Readings: Acts 9:26-31; 1 John 3:18-24; John 15:1-18
The vine, the branches, remaining in Jesus, bearing much fruit and being pruned, are some of the phrases that help us to focus on the central message of this Sunday. Last Sunday, Jesus presented himself to us as a shepherd who stretches his arms gathering the sheep into one flock under one shepherd. This Sunday in the parable of the vine and the branches Jesus describes our relationship with him using the image of a vine and its branches: we are the branches; he is the vine. This is truly an extraordinary image and very true to life. As long as we remain connected to Jesus, we will develop and produce something of great value. If we separate ourselves from Christ, we will wither and die. In the second reading, from the first Letter of John we learn three ways by which we remain in communion with God: 1) by doing what pleases God; 2) by living out our faith in Jesus Christ; 3) by loving one another just as Jesus has commanded us. Voicing our faith in Jesus particularly for those of us who are clergy and religious is not enough. Our words must be backed up by action; by the way we live and relate with our parishioners; a life that shows that we are indeed connected to Jesus Christ.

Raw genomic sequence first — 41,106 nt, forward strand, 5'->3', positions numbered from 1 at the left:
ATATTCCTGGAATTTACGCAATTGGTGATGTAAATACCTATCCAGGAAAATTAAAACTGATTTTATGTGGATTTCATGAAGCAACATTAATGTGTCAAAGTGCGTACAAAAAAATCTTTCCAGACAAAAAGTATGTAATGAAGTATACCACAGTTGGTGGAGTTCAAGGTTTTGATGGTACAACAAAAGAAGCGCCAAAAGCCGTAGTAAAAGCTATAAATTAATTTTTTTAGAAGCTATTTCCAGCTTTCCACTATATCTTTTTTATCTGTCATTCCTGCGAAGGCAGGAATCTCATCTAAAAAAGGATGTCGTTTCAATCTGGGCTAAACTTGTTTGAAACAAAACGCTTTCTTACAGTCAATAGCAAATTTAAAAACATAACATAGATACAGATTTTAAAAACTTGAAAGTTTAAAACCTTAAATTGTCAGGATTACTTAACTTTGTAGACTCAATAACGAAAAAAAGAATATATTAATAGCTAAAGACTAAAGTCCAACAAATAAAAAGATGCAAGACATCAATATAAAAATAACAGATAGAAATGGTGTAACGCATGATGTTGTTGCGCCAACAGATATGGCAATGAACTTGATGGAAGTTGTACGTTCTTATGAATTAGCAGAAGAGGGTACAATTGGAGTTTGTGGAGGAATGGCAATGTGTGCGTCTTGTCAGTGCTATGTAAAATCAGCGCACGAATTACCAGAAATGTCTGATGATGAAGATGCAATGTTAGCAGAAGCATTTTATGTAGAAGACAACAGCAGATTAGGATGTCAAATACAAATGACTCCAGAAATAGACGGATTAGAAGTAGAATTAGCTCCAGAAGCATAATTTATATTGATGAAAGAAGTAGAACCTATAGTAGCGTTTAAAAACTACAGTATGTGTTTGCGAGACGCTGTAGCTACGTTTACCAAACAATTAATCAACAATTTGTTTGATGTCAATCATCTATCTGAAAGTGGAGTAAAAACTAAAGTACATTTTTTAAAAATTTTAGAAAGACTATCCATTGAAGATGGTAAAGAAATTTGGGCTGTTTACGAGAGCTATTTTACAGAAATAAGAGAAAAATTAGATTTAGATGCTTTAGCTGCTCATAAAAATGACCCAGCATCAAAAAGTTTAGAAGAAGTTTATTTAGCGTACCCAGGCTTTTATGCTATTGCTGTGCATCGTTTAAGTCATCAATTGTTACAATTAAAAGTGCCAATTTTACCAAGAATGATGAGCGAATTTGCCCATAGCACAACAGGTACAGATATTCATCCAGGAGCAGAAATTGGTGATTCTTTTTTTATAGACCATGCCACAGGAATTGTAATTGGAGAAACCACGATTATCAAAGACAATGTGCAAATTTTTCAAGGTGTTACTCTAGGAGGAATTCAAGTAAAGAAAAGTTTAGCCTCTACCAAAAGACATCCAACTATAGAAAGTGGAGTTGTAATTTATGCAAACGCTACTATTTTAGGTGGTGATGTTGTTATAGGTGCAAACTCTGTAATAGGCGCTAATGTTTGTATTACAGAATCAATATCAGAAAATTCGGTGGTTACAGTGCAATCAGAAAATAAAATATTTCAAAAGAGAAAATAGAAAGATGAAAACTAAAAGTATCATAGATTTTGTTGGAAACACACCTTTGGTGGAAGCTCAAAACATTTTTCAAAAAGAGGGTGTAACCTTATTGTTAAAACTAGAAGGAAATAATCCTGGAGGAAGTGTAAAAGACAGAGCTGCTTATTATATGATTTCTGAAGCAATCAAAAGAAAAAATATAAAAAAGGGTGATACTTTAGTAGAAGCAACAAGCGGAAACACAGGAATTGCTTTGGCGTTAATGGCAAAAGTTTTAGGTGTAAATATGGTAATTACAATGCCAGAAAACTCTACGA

The Gospel continues the theme started in the Second reading of being in union with God. Jesus presents to us a most profound reflection on the spirituality of discipleship and stewardship in the parable of the vine and its branches. "I am the true vine, and my Father is the vine grower. Whoever remains in me, and I in him, will bear much fruit". The image of the vine and the branches is very appropriate for this theme. The message is straight forward. If we are to bear any fruit in our stewardship, we must remain intimately connected to the vine, Jesus Christ. "Whoever remains in me, and I in him will bear much fruit, because without me you can do nothing". John the Evangelist likens spiritual growth to the growth of a vine branch. It cannot bear fruit by itself. It must remain part of the vine. We too must remain in Christ in order to bear any fruit. We must maintain an intimate relationship with Christ. The passage also offers us some practical suggestions. "Every one that does bear fruit, he prunes so that it bears more fruit". In other words, we must let ourselves be pruned constantly, that is, shaped after the example of Christ, if we are to grow spiritually. The image of pruning is quite powerful. To let ourselves be pruned by the vine grower (the Father), carries with it the idea of purification, cleansing and transformation; It carries the idea of being renewed. The biggest obstacle to our spiritual growth is basically ourselves. It is by letting go the self and in submitting ourselves to the Father to be pruned; to be shaped; to be transformed, that we become profoundly connected to Jesus Christ and thereby become spiritually more fruitful. So what message do we take home this Sunday? 1) Jesus wants us to remain intimately connected to him, so that we may produce much fruit; 2) Jesus also wants us to be pruned; to be transformed into his likeness so that we may produce even more fruit for his kingdom; 3) Just as a newly born baby is totally dependent on the mother, we too are like a baby are very dependent on Christ for our spiritual survival, growth and maturity.
©2018 John S. Mbinda